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Low-Income Teens Have Best Shot At Getting HPV Vaccine

A teenage girl gets a shot of HPV vaccine, which protects against a virus that causes cervical cancer. i

A teenage girl gets a shot of HPV vaccine, which protects against a virus that causes cervical cancer. Sharon Gekoski-Kimmel/MCT/Landov hide caption

toggle caption Sharon Gekoski-Kimmel/MCT/Landov
A teenage girl gets a shot of HPV vaccine, which protects against a virus that causes cervical cancer.

A teenage girl gets a shot of HPV vaccine, which protects against a virus that causes cervical cancer.

Sharon Gekoski-Kimmel/MCT/Landov

When it comes to getting the HPV vaccine to protect against cervical cancer, teens below the poverty line are doing better than the rest.

Among teenage girls ages 13 to 17 whose total family income was less than the federal poverty level for their family size, 67.2 percent have received the first dose of the human papillomavirus vaccine, compared to 57.7 percent for those at or above the poverty line. For teen boys, it's 51.6 percent compared to 39.5 percent.

That's data released Thursday by the Centers for Disease Control and Prevention's 2014 National Immunization Survey for teens.

There are multiple factors behind this trend, according to Dr. Anne Schuchat, director of CDC's National Center for Immunization and Respiratory Diseases.

Differences in provider behavior might be one reason. Clinicians might not want to miss out on the opportunity to give poor children the vaccines that they need since they may not know when they'll next see the family.

There's also the issue of cost. The federally funded Vaccines for Children program covers vaccines for uninsured or low-income teens, which means clinicians don't need to worry about billing and reimbursement at the moment of care.

Morbidity and Mortality Weekly Report, July 31, 2015/CDC
Morbidity and Mortality Weekly Report, July 31, 2015/CDC

But the fact that teens from lower-income families are doing better does not mean that we as a country are doing a good job.

Nationwide, four out of 10 adolescent girls and six out of 10 adolescent boys still have not started the three-dose HPV vaccine series recommended by the CDC for all kids who are 11 or 12 years old.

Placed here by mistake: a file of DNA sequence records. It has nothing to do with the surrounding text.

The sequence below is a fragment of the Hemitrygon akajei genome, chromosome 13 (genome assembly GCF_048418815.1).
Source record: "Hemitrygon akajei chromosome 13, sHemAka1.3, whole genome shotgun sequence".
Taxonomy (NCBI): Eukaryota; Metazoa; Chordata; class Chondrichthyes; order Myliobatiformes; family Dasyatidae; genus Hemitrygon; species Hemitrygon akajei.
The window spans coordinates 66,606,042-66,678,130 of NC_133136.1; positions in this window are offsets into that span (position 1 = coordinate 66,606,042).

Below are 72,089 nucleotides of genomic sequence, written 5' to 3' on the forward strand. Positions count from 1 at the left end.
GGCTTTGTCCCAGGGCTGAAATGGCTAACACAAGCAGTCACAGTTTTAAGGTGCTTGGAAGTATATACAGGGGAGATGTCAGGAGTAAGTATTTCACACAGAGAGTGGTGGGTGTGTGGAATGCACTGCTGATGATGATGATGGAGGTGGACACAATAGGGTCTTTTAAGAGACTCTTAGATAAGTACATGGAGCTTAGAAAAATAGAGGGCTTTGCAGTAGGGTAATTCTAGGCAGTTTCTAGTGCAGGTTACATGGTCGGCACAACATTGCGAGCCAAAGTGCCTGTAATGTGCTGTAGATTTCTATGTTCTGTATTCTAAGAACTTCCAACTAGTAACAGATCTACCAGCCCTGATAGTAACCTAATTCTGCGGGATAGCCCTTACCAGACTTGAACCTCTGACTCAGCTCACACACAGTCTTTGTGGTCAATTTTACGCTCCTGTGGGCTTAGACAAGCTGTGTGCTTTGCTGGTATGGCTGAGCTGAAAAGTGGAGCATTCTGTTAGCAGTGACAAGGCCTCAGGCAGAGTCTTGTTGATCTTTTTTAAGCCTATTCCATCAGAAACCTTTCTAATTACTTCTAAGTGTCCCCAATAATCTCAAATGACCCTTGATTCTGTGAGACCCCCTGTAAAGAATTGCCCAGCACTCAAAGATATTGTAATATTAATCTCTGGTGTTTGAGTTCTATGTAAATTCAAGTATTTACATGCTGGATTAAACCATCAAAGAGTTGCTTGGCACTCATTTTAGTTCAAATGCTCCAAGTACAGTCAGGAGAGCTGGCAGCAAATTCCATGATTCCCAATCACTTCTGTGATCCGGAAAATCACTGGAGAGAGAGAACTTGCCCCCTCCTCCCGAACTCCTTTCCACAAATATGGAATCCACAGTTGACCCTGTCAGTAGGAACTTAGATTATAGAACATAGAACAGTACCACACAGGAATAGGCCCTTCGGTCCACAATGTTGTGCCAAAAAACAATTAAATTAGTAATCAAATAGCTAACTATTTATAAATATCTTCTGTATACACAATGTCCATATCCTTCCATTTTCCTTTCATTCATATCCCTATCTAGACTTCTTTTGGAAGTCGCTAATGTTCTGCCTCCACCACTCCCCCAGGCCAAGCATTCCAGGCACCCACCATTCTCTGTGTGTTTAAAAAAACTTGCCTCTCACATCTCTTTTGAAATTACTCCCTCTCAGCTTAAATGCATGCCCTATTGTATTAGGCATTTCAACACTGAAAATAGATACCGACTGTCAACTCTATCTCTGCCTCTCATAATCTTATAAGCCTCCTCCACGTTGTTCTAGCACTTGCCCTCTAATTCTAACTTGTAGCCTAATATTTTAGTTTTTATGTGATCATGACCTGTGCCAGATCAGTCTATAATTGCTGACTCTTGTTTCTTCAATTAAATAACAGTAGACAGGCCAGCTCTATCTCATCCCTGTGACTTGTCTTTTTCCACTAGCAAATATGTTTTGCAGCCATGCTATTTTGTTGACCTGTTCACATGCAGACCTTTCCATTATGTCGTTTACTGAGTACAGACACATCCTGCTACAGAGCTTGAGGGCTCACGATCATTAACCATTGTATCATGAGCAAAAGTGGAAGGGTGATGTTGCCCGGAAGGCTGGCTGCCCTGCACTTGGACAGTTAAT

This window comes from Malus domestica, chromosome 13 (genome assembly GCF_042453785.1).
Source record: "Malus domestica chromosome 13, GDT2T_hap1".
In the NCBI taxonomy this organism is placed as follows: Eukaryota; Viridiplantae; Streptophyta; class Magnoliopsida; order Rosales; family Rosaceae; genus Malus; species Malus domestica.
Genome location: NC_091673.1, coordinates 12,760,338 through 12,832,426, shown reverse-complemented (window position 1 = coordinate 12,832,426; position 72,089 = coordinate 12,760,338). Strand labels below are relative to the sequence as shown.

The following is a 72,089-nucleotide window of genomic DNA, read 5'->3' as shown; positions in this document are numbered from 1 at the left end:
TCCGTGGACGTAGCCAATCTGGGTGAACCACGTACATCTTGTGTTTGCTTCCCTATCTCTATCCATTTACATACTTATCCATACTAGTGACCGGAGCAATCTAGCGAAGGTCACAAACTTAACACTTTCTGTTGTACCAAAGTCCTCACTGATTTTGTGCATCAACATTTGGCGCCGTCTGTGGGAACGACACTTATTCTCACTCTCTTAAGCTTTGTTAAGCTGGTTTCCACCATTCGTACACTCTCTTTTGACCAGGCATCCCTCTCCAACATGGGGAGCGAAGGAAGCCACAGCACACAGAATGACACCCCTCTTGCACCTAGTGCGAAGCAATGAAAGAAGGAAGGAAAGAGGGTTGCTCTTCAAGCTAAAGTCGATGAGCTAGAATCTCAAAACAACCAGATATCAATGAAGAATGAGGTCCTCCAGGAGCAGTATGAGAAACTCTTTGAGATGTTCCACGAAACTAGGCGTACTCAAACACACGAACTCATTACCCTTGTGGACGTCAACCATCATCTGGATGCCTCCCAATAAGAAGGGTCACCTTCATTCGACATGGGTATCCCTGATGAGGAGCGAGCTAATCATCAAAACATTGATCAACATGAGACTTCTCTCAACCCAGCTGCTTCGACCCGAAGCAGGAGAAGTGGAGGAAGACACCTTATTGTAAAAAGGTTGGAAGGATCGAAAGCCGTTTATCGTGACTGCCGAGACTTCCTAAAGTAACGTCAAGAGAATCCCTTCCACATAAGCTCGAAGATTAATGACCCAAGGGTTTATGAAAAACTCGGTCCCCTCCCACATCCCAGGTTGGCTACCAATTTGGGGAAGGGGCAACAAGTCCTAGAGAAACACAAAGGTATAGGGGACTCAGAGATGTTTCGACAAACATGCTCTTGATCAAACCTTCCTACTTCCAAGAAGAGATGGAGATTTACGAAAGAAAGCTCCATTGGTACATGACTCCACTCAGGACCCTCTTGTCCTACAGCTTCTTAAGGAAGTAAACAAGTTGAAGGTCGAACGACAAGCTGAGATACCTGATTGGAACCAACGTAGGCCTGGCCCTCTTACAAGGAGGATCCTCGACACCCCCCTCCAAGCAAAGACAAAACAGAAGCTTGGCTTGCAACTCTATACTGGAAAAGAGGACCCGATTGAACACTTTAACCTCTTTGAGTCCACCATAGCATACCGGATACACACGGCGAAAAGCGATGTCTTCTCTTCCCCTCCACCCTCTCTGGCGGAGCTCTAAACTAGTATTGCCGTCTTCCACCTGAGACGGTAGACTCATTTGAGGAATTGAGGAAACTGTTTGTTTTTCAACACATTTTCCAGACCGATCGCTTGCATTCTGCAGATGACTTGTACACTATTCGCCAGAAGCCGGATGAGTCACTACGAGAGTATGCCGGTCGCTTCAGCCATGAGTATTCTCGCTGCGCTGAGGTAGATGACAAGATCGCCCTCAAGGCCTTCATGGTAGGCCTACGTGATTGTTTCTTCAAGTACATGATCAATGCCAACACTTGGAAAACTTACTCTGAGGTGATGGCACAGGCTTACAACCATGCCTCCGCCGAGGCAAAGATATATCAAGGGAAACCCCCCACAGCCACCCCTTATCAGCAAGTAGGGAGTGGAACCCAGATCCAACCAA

The contrast is stark when you compare HPV vaccination rates with the two other recommended vaccines for teens. The rate is near 80 percent for meningococcal conjugate vaccine and well over 80 percent for the Tdap vaccine for whooping cough, the new numbers show.

Vaccination isn't an easy sell for teens, as Shots previously reported, even when the most common vaccine protects against nine strains of human papillomavirus that account for 90 percent of cervical cancer in the U.S. Parents worrying that the vaccine promotes riskier sexual behavior in teens — it doesn't — might be one reason for the lack of coverage.

There is still good news. The total number of teens getting HPV vaccinations increased slightly for the second year in a row. The number rose from 56.7 percent to 60 percent for girls, and 33.6 percent to 41.7 percent for boys.

"This is a patchwork progress," Schuchat said at a media briefing on Thursday. "There's quite a range in HPV vaccination coverage around the country."

Indeed, there's a 37.7 percent difference between the state with the highest rate of girls getting a first dose of HPV vaccine and the state with the lowest rate. That would be Rhode Island and Kansas, with 76 percent and 38.3 percent respectively.

Four states (Illinois, Montana, North Carolina and Utah) and two areas (Chicago and the District of Columbia) averaged an increase of roughly 20 percent, with Washington, D.C., jumping from 55.6 percent in 2013 to 75.2 percent in 2014. The big changes are due to a combination of strategies in spreading awareness to the public, clinicians and families, Schuchat said.

Teenagers were better at getting shots overall, with 87.6 percent getting at least one Tdap shot, which protects against whooping cough, compared to 84.7 percent in 2013. The rate for meningococcal vaccine rose from 76.6 percent to 79.3 percent.

"[The data] show that it is possible to make real progress in different areas," says Schuchat. "It is possible to do much better."

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